With his promise of minimum income guarantee at a public meeting in Chhattisgarh on Monday, Congress president, Rahul Gandhi has set the political agenda for the interim budget aka vote-on-account to be presented by second-time stand-in finance minister, Piyush Goyal on 1 February.
With speculations over the government considering going beyond convention in an election year and announcing fresh sops including ushering in Universal Basic Income in some form, the Congress realised that such an announcement in the Budget would be difficult to criticise and the BJP would run away with the kudos.
The party has seen the success of these schemes in some form or the other. Recently, the Telangana government's Rythu Bandhu scheme had a significant electoral impact. There is a possibility of a similar influence of Krushak Assistance for Livelihood and Income Augmentation or KALIA scheme in Odisha.
The Jharkhand government too hopes to overcome anti-incumbency and rising unpopularity with Mukhya Mantri Krishi Yojana. Rahul's announcement, however, goes beyond these programmes because the promise of minimum guaranteed income is for all sections and not just farmers.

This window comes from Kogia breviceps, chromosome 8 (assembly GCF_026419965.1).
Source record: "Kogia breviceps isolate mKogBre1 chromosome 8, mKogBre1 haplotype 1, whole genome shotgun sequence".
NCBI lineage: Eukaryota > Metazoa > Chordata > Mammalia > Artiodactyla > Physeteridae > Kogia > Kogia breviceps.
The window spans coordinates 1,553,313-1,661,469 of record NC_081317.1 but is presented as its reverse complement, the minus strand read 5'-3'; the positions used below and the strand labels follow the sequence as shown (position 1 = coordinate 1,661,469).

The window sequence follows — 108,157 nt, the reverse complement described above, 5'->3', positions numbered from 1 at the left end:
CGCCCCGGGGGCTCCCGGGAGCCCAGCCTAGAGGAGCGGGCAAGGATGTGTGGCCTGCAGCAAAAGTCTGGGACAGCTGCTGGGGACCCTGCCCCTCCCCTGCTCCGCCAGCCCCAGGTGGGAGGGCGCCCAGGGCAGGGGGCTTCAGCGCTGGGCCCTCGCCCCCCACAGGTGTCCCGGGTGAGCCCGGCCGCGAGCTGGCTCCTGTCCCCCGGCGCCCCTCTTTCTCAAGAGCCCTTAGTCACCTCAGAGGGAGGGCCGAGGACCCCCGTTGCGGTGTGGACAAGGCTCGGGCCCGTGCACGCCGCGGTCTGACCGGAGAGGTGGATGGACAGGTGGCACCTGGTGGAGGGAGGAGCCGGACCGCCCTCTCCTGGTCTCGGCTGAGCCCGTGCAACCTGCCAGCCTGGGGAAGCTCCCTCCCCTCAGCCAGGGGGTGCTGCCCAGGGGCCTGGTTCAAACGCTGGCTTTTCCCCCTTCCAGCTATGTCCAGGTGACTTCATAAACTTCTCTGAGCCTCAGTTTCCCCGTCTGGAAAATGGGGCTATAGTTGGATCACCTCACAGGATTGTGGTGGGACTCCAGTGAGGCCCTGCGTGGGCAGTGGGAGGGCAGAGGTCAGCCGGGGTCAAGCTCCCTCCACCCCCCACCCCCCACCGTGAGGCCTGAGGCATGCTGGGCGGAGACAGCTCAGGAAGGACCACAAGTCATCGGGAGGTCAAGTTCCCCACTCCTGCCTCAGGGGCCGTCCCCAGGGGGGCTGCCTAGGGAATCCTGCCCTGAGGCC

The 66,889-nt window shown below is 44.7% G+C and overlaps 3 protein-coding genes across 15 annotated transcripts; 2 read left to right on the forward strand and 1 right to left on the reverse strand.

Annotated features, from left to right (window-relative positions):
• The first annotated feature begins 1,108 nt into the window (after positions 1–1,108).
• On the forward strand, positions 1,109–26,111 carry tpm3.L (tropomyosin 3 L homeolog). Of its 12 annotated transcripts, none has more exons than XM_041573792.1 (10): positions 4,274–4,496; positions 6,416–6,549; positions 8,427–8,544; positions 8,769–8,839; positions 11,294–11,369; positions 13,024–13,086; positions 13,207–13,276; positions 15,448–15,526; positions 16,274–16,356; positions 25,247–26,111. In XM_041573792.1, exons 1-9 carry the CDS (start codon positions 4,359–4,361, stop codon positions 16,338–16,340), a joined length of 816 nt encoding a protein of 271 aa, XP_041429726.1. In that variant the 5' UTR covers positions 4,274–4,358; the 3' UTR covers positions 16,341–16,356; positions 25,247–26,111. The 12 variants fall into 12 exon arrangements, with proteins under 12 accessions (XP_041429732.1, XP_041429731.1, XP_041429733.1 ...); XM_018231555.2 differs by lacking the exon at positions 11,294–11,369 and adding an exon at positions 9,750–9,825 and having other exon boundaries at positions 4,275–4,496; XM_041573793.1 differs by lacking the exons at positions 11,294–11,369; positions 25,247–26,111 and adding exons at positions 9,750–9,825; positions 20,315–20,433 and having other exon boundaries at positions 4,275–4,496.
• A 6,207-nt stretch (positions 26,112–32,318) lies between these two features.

If the Congress party had not pre-empted such a possible declaration, Rahul may well have been presented with a fait accompli just as his party was caught in a bind when Prime Minister Narendra Modi surprised adversaries by extending reservation to the economically poorer sections among the upper castes.
By making such a poll promise, the Congress stands to gain by claiming that its announcement forced the Modi government into accepting the demand. Contrarily, if the government makes no such announcement and after the build-up, if Goyal offers nothing that meets the expectations of the people, Rahul will be armed with a jumla which can be used at will during the party campaign.
In any case, Rahul has the advantage of being the challenger which was with Modi in 2014 and he either made promises which were not easy to meet or raised expectations of people without weighing the problems in case of being unable to deliver on pledges.
Back then, Modi was the challenger making a bid to storm the power citadel while the Congress was the incumbent defending a none-too-happy performance.
Now that the roles are almost completely reversed, Rahul has decided to embark on a bold path insofar as promises are concerned. We are possibly seeing the beginning of a new phase of politics where Modi will be paid back in the same coin.
But on Universal Basic Income, or what the Congress president declared, is not just his party's proposal. Modi's chief economic adviser, Arvind Subramanian, who quit some months ago citing family commitments, while presenting the Economic Survey of FY2017 devoted an entire chapter on Universal Basic Income. He argued that the proposal if accepted by the government had the capacity to wipe "every tear from every eye".
Rahul took this forward by claiming that the introduction of his proposed scheme would ensure "there will be a minimum income in the bank account of every poor Indian. This means that nobody in India will stay hungry, or will be poor".